Dafarn Dywyrch, Llandegla

Dafarn Dywyrch

The farmhouse here, now part of a cider-making farm, was once a pub by the east-west drovers’ road. Victorian writer George Borrow recorded in Wild Wales that the pub was called Tafarn Tywyrch. He was told that it was originally a “turf hovel” – made of slabs of turf. Tywyrch is Welsh for turfs.

Records show that the pub was known as Cross Foxes in 1795. However, Tafarn Tywyrch may have been an earlier name which was revived by 1854 when Borrow, an Englishman, travelled around Wales.

He noted that Tafarn Tywyrch had “rather an antiquated appearance” with a “sanded kitchen”. The elderly woman who worked there claimed not to understand Borrow’s request in Welsh for breakfast. Later she explained that she thought “no Englishman could speak Welsh, that his tongue was too short”. She prided herself on speaking Vale of Clwyd Welsh which was “the best Welsh in the world, the Welsh of the Bible”. This could be a reference to the connections between the Bible’s translators and St Asaph, in the Vale of Clwyd.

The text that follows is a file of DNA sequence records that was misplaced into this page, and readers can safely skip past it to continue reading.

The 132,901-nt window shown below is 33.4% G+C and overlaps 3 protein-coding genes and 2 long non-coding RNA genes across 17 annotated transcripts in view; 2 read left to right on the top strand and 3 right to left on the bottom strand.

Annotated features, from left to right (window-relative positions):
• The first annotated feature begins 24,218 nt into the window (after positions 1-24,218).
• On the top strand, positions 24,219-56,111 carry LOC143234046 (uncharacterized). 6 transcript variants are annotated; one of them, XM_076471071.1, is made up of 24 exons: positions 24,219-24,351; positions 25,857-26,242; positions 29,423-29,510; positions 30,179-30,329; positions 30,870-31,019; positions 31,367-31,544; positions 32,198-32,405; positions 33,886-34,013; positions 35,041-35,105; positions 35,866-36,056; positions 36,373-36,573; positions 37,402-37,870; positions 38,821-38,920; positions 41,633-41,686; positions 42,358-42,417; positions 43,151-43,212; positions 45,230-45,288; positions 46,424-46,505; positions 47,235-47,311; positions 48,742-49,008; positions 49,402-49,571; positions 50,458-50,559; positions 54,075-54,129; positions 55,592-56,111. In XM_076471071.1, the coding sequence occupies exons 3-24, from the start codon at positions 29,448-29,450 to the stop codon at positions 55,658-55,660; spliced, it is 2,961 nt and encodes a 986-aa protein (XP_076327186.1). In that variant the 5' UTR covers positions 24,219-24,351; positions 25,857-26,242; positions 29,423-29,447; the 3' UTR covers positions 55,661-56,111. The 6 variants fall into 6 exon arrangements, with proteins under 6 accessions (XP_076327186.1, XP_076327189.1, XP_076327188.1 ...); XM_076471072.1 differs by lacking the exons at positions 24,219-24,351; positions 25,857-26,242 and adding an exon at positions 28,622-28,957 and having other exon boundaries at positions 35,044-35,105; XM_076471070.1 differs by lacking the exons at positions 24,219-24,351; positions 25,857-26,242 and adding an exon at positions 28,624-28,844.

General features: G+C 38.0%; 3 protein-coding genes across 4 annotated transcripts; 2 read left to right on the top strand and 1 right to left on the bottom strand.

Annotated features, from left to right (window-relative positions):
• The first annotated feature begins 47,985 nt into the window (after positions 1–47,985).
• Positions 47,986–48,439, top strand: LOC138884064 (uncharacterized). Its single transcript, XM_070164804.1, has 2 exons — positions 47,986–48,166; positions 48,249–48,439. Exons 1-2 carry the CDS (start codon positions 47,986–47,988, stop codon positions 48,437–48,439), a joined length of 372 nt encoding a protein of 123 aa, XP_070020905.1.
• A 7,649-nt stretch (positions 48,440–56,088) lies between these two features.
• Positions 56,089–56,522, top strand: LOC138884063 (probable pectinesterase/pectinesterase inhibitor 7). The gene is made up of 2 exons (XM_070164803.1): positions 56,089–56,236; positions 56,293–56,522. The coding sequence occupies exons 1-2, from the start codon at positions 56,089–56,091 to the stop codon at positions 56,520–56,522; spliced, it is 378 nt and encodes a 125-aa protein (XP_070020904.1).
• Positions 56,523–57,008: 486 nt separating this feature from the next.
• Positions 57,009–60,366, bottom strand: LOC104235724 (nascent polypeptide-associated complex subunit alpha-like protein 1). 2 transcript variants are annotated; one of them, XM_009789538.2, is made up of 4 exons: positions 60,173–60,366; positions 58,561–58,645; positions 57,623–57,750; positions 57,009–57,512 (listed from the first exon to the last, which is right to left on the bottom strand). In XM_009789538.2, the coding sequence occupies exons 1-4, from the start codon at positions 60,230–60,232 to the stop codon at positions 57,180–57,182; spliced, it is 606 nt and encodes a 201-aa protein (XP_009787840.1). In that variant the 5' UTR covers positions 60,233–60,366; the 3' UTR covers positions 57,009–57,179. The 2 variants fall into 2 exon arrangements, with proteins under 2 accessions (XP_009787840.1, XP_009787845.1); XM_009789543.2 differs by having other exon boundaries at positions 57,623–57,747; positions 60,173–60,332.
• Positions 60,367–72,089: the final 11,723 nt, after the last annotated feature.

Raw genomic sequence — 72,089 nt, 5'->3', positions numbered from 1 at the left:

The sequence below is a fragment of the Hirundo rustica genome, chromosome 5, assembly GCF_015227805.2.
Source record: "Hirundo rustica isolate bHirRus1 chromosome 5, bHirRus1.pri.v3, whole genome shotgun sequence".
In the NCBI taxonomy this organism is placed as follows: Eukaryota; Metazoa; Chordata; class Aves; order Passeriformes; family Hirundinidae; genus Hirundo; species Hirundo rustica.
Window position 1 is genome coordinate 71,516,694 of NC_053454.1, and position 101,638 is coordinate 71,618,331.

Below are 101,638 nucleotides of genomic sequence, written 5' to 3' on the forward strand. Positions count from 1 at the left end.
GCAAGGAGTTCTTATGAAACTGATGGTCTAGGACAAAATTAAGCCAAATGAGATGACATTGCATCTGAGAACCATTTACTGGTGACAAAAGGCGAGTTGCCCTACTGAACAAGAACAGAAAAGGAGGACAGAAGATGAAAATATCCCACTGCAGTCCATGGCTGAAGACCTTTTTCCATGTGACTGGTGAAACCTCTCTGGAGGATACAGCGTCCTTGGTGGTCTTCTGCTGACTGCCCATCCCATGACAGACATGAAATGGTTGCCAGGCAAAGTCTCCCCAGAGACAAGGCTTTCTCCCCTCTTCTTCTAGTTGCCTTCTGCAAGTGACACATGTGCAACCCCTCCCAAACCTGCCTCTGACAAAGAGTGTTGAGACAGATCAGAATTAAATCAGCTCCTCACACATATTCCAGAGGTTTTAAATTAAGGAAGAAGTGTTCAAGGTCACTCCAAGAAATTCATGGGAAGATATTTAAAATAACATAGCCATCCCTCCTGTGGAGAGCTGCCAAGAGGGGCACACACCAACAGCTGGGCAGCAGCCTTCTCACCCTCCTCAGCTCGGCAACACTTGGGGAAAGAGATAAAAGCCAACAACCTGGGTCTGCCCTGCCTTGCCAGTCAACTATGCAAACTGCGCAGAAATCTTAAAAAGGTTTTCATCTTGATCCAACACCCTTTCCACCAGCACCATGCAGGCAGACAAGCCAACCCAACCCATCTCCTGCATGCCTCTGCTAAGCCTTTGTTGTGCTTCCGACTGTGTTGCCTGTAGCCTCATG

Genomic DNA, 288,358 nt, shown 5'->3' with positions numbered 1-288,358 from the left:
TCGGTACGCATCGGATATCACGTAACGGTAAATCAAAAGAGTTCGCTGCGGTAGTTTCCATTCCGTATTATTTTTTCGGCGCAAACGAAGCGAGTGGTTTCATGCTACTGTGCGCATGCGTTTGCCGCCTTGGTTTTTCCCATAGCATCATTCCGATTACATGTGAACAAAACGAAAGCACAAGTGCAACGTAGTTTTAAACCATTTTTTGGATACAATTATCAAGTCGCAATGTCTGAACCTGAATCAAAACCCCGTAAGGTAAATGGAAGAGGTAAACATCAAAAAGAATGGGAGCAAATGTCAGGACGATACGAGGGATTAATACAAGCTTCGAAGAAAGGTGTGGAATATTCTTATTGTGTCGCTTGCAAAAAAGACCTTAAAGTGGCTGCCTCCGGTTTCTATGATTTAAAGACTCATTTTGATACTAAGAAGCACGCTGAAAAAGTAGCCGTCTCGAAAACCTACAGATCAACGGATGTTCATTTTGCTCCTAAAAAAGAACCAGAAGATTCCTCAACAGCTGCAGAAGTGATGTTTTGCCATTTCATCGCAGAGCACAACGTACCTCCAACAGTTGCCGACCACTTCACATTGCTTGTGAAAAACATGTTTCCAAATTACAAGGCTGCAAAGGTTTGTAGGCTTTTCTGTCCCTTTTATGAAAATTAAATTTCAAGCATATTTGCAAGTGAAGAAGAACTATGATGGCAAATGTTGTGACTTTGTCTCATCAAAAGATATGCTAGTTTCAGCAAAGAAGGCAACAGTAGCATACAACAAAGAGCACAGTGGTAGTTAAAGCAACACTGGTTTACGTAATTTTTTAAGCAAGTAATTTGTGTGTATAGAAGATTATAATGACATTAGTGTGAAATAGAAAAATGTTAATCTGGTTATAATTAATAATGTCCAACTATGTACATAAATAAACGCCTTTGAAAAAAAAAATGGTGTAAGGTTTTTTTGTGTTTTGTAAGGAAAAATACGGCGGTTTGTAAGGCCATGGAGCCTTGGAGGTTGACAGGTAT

Borrow claimed that he caught her out by asking her the Welsh for “salmon”, which she didn’t know but he did.

During a storm in 1879, a lightning bolt passed through the roof of the stable at Dafarn Dywyrch. It hit a horse and injured a boy inside, then demolished a wall as it left the building.

Since 2005 Rosie’s Cider has been produced at this farm by Steve and Nicola Hughes. They named the product after their Jack Russell dog. Although the farm is more than 300 metres above sea level, it produces apples from hundreds of trees. There are over 60 varieties, enabling several different types of cider to be produced on the premises. One of the farm’s outbuildings is now a cider sales outlet, where visitors can sample the drinks.

Where is this HiPoint?

Postcode: LL11 3BA

Website of Rosie’s Cider